The conversations of life

Tony Abbott slams 40:40:20 gender workforce target – for being “anti-men”


The former Prime Minister told 2GB radio presenter Ray Hadley this week that gender quotas suggested by the Australian Human Rights Commission are “politically correct rubbish” – and the Sex Discrimination Commissioner, Kate Jenkins, to “pull your head in”.

“We absolutely have to give women a fair go but some of this stuff sounds like it’s just anti-men,” he said.

The AHRC had recommended Government agencies aim for a hiring rate of at least 40 per cent women, 40 per cent men and the other 20 per cent left “flexible”.

Women dominate graduate numbers

Ms Jenkins has since released a statement saying the quotas were not meant to be mandatory.

But really, why shouldn’t they be? 60 per cent of our university graduates are now women. Is it wrong to say that we should have an equal number of men and women in our government departments?

Mr Abbott – who was Minister for Women while he was PM until 2015 – did acknowledge the challenge the Liberal Party is facing in getting women into parliament.

“If we want to do the right thing by women we need to get more conservative women in parliament,” he said.

We rest our case.

Lauren is a journalist for, agedcare101 and The Donaldson Sisters. Growing up in a big family in small town communities, she has always had a love for the written word, joining her local library at the age of six months. With over eight years' experience in writing and editing, she is a keen follower of news and current affairs with a nose for a good story.

Discussion1 Comment

  1. We rightly have a talent and merit based system, so quotas are wrong, wrong, wrong. If women do not in fact have equal opportunity to get these roles, then we should go to the source of the problem rather than resort to quotas. It may simply reflect the available talent pool for the positions in question and that may simply be a function of the choices that we all make, both women and men. If it’s something else, then work out what it is before resorting to quotas!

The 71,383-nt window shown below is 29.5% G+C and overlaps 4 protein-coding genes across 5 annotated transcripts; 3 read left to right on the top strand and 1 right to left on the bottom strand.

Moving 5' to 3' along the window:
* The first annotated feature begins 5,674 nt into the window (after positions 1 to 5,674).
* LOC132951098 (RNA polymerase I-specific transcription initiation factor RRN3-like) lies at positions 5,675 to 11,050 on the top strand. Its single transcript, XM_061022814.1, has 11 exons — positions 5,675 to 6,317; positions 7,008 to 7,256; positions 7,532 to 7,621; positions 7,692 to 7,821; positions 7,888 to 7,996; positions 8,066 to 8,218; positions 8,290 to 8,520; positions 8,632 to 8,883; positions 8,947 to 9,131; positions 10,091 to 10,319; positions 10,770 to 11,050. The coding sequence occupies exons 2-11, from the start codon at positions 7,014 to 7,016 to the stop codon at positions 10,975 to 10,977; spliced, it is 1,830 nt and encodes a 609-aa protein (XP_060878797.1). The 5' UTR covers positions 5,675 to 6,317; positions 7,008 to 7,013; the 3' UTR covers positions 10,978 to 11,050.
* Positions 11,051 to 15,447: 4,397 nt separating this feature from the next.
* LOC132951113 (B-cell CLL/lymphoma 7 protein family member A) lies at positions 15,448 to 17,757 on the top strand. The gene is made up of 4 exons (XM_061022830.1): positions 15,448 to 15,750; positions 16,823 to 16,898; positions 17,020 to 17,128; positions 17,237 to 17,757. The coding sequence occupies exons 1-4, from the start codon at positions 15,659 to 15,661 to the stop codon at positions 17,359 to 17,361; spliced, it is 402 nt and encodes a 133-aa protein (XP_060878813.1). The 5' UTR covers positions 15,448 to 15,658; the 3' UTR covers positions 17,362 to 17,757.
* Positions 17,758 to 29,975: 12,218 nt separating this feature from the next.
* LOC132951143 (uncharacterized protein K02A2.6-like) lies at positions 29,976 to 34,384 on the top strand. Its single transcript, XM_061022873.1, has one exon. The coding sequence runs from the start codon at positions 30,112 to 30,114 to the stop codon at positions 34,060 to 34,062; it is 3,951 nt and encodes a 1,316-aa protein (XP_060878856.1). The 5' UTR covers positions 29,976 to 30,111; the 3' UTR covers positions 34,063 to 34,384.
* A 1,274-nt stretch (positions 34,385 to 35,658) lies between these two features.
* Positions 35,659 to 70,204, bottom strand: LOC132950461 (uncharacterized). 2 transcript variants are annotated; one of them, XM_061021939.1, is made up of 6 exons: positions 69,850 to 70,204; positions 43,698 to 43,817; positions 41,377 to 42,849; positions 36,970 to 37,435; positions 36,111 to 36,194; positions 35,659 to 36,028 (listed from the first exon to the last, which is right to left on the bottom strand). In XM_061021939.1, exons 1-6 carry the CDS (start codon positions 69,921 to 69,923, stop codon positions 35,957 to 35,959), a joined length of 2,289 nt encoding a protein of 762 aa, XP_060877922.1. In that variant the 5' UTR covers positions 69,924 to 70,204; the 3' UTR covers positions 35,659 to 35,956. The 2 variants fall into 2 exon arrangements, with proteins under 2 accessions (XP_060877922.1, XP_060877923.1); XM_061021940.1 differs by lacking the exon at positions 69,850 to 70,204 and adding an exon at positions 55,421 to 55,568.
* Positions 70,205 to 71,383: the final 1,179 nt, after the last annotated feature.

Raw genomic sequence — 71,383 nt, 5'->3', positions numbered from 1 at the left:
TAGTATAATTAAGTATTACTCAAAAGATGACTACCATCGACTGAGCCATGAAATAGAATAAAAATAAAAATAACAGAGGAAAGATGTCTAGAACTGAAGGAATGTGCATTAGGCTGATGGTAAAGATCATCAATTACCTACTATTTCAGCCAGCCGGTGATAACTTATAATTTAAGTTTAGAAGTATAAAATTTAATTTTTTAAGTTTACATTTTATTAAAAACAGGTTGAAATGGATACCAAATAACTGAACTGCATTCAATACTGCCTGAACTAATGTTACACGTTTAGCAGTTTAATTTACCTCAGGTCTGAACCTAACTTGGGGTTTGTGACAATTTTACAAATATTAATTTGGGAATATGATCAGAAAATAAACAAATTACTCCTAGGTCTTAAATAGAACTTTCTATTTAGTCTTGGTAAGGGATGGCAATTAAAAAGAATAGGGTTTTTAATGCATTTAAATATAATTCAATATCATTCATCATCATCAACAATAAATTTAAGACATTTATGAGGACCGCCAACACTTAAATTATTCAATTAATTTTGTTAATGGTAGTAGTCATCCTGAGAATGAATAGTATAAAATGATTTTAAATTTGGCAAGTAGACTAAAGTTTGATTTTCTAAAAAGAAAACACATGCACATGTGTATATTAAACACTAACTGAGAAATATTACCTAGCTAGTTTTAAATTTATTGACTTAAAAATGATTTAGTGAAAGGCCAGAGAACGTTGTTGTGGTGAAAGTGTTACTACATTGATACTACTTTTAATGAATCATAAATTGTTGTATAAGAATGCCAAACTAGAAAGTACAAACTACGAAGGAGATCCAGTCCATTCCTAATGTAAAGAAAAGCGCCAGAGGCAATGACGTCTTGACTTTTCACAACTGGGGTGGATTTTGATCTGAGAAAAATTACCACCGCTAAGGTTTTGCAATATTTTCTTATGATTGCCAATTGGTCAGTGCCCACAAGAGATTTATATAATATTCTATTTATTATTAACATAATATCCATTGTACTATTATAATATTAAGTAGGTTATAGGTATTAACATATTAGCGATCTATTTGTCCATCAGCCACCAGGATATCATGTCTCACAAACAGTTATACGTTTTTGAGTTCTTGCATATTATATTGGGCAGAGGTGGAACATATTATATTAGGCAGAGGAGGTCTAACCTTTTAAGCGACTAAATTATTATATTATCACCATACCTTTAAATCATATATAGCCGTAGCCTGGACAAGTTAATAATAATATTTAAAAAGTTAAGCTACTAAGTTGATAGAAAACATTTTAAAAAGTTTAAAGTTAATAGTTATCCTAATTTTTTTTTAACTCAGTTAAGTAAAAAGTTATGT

It’s interesting that you see an issue in achieving gender equality in employment where men appear to have an advantage, yet you completely ignore the issue in education where women appear to have an advantage!!!!!! You note that 60% of university graduates are now women – yet there was no mention or suggestion that there may be an issue there that needs to be considered and addressed. Why is it so? Women are not smarter than men, or vice versa, so what is going on? Does our education system now favour women, or has it got something to do with how boys and girls develop and mature at different ages (on average). If it’s either of these things then action is required. I’m not suggesting quotas, but hey, if the shoe fits!

    This is a central problem of modern day feminism, where the focus continues to be dangerously tilted towards women, while all is silent when it comes to men and men’s issues. No wonder good women are standing up, saying enough is enough, and refusing to identify themselves as feminists.

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